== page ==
• Seaweed
  • Other seaweed
  • More seaweed


From the perspective of sustainability, certain seaweeds can be gathered in a manner that will not adversely affect their viability. The classic example is Kelp – seaweeds of the Laminaria family. If during the spring the plant is gathered by cutting just beyond the top of the stem (more specifically, above the mericarp) to leave a little of the frond and, of course, the hold fast intact, the seaweed will regenerate from that point. I assume this can only be done once – but maybe twice is possible?
It’s the same with some land plants, for example, wild rocket (Perennial Wall Rocket -Diplotaxis tenuifolia): I have gathered this by twice cutting it down to just above the root in the spring. It always grows back – this is not the case, though, after the third cutting.

Secondly, there are health and safety issues relating to toxicity and pollution. Most of the following information was very kindly provided by Dr Stefan Kraan at the Irish Seaweed Centre, Martin Ryan Institute National University of Ireland, Galway.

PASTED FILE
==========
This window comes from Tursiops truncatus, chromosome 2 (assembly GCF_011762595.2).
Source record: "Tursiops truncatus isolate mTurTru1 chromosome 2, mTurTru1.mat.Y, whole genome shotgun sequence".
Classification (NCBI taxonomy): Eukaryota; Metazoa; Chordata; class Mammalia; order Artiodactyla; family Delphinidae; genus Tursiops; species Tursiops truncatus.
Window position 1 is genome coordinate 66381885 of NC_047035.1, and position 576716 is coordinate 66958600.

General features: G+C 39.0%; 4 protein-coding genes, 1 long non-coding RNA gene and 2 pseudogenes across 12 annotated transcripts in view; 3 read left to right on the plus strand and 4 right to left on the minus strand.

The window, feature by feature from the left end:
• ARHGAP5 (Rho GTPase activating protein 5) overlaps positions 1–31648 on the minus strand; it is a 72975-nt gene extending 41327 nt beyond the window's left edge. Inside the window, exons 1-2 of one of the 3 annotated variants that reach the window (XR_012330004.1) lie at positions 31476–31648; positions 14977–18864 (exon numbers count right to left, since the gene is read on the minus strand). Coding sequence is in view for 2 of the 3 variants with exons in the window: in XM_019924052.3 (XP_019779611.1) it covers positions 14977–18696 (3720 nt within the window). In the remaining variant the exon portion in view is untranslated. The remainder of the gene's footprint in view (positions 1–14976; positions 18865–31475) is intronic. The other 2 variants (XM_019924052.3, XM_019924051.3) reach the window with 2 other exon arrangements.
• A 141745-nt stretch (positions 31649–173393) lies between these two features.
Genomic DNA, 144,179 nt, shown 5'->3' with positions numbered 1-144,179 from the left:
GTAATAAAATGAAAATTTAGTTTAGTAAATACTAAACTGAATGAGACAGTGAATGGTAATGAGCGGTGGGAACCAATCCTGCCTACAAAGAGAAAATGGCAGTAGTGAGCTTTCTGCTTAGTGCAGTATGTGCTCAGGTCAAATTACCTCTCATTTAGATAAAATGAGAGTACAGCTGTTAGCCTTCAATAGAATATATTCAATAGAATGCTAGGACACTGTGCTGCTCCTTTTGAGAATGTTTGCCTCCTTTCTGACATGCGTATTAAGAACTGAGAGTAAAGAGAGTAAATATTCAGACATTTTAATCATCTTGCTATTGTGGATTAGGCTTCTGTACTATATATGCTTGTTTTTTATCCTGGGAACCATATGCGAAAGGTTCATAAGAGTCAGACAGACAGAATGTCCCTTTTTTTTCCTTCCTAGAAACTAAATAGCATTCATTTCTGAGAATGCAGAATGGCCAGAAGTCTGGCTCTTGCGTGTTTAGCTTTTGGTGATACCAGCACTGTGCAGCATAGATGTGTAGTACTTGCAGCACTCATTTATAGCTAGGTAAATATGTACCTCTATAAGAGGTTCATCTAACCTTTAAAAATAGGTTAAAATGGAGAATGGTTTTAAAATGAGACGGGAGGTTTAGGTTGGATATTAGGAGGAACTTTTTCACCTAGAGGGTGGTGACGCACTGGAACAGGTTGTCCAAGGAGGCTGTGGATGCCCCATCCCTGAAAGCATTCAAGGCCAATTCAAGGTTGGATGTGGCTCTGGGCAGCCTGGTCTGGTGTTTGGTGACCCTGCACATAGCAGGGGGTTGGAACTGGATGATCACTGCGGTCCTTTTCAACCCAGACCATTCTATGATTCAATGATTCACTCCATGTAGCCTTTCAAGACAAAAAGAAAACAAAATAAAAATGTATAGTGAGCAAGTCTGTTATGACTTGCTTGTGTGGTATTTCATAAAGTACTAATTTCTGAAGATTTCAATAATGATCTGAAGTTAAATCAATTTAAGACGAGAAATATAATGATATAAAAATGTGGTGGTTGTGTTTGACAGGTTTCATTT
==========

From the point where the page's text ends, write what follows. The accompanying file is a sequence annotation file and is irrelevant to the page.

There are roughly between 20-40 good edible seaweeds native to UK coastal waters. The variation in numbers reflects the highly subjective nature of taste. The figure doesn’t include any seaweeds that are out right disgusting, but it does include some that are rather bland and require a degree of creative expertise in the Kitchen to make them work as food. In fact, genuine and inspired creativity in the kitchen can potentially bring the number of available seaweeds from 40 to at least 100 or more. There are, however, non-edible varieties..

Non-edible seaweeds

Among these are:

Desmarestia ligulata and D. viridis, they produce sulfuric acid esters. This is the plants defence mechanism to stop grazing from marine mollusks.
Species of the tribe Bonnemaisonaceae (such as Asparagopsis, Bonnemaisonia) all produce volatile halogenated iodine and bromine compounds.
There are other species with funny compounds that won’t kill you but make the seaweed taste pretty bad.

Other problems:

Seaweeds are known to take up heavy metals, radionucleotides and various other pollutants. Therefore do not harvest from areas close to places like Sellafield and or areas of heavy industry.
Iodine in kelps and Wracks can be high up to 1-3% of the dry weight. Depending on your conditions (thyroid and iodine sensitivity), this may be a problem. Then again, perhaps it could be a cure? Here is a fraction of the relevant research in this regard:

Detection of technetium-99 in Ascophyllum nodosum
from around the Welsh coast

Opinion of the Scientific Committee on Food on
the Tolerable Upper Intake Level of Iodine

Total arsenic, inorganic arsenic, lead and cadmium contents in edible seaweed sold in Spain